[0280] The values stored in field 908 reflect the user's assessment of the degree to which the options listed in the field 906 satisfy the high-level variables. In a preferred embodiment, the tool may provide guidance to the user in making such assessments. For instance, whenever possible, the tool associates specific numerical values with identified factual patterns. As such, if a user determines that an identified factual pattern applies to a question under consideration, the tool guides the user to enter a specific value assigned to that fact pattern. This reduces the risk that the user may use the prioritization tool to simply validate preconceived notions regarding the desirability of different business options.

[0281] Field 910 stores the summation of values in field 908 for respective business options. In the specific embodiment illustrated in FIG. 9, the values entered in field 908 are also multiplied by respective weighting factors (identifies in field 904) to form weighted values, and these weighted values are then summed together and placed in field 910. That is, for the first business option listed in the matrix 902, the sum S1 is given by S1=wx*xl+wy*yl+wz*zl, where wz, wy, and wz represent different weighting factors entered in field 904, and xl, yl, and zl reflect different values entered in field 908 for the first-listed business option in field 910. Finally, field 912 of matrix 902 ranks the business options identified in field 906 according to their respective sums listed in field 910. A top-ranked business option is associated with a potentially desirable business solution.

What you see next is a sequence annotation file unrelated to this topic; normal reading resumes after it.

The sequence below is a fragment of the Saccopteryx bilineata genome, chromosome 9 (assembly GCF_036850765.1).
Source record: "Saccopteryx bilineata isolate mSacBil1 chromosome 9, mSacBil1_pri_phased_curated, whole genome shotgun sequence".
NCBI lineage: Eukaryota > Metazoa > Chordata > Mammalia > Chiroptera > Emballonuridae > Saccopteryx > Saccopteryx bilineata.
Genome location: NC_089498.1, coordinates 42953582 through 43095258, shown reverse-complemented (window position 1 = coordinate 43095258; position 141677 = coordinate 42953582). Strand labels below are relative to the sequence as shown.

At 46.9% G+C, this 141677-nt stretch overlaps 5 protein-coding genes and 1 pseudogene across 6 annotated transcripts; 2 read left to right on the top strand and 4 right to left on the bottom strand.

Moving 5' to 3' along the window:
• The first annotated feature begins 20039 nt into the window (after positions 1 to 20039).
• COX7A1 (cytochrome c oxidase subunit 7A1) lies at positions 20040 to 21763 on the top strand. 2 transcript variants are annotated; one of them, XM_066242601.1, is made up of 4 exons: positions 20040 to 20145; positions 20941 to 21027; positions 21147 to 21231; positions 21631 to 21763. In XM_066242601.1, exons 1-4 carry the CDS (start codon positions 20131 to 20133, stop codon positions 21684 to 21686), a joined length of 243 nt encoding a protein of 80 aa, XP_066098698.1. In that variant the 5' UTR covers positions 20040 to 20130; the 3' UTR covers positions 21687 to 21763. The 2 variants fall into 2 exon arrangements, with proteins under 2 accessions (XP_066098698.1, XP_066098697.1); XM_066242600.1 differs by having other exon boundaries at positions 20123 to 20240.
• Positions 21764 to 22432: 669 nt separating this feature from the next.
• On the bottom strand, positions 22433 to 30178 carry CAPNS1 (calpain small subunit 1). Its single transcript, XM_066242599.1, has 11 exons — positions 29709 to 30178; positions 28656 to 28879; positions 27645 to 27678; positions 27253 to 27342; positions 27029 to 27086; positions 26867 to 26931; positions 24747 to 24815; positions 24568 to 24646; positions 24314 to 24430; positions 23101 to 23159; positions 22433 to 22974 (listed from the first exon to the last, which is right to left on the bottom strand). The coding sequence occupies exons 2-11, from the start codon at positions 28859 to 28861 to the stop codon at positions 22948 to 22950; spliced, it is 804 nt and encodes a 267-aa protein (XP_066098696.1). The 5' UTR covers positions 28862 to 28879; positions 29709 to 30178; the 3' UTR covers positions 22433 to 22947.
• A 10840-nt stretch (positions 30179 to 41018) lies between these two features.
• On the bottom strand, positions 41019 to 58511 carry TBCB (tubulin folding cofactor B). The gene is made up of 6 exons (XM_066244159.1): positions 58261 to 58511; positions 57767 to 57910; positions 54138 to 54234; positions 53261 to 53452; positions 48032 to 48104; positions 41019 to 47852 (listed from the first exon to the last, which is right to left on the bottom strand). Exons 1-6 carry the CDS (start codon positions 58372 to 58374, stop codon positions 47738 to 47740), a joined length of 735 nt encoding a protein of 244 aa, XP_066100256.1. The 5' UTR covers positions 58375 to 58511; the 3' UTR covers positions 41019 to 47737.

[0282] In other embodiments, the values entered into field 908 may reflect the results of separate prioritization analysis. For instance, the value xl may reflect the weighted sum derived form a separate prioritization matrix 914. This prioritization matrix 914 may include a similar structure to the primary prioritization matrix 902. Namely, the prioritization matrix 914 may include a description field 918 (listing the same business options as field 906 of matrix 902), a values-entry field 920, a weighting field 916, a summation field 922, and ranking field 924. A plurality of sub-variables govern the entry of values of into field 920. In the instant case, these sub-variables bear a species-type relationship to the genre identified by variable x of matrix 902.